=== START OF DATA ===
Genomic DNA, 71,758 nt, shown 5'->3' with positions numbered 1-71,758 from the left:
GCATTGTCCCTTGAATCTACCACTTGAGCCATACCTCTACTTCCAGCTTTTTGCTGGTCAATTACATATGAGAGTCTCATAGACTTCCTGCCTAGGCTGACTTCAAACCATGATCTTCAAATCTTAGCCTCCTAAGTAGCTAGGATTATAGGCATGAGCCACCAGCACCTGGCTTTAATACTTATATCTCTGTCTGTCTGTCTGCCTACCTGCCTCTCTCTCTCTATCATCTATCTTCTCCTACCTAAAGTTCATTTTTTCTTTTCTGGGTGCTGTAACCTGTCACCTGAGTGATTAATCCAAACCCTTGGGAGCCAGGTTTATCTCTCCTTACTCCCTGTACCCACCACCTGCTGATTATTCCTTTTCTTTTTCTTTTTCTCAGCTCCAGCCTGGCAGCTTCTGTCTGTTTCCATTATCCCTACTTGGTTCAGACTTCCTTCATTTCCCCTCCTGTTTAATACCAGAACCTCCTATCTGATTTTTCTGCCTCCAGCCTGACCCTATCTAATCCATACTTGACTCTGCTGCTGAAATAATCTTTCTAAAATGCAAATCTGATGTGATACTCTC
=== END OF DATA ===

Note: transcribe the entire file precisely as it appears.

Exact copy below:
Genomic DNA, 71,758 nt, shown 5'->3' with positions numbered 1-71,758 from the left:
GCATTGTCCCTTGAATCTACCACTTGAGCCATACCTCTACTTCCAGCTTTTTGCTGGTCAATTACATATGAGAGTCTCATAGACTTCCTGCCTAGGCTGACTTCAAACCATGATCTTCAAATCTTAGCCTCCTAAGTAGCTAGGATTATAGGCATGAGCCACCAGCACCTGGCTTTAATACTTATATCTCTGTCTGTCTGTCTGCCTACCTGCCTCTCTCTCTCTATCATCTATCTTCTCCTACCTAAAGTTCATTTTTTCTTTTCTGGGTGCTGTAACCTGTCACCTGAGTGATTAATCCAAACCCTTGGGAGCCAGGTTTATCTCTCCTTACTCCCTGTACCCACCACCTGCTGATTATTCCTTTTCTTTTTCTTTTTCTCAGCTCCAGCCTGGCAGCTTCTGTCTGTTTCCATTATCCCTACTTGGTTCAGACTTCCTTCATTTCCCCTCCTGTTTAATACCAGAACCTCCTATCTGATTTTTCTGCCTCCAGCCTGACCCTATCTAATCCATACTTGACTCTGCTGCTGAAATAATCTTTCTAAAATGCAAATCTGATGTGATACTCTC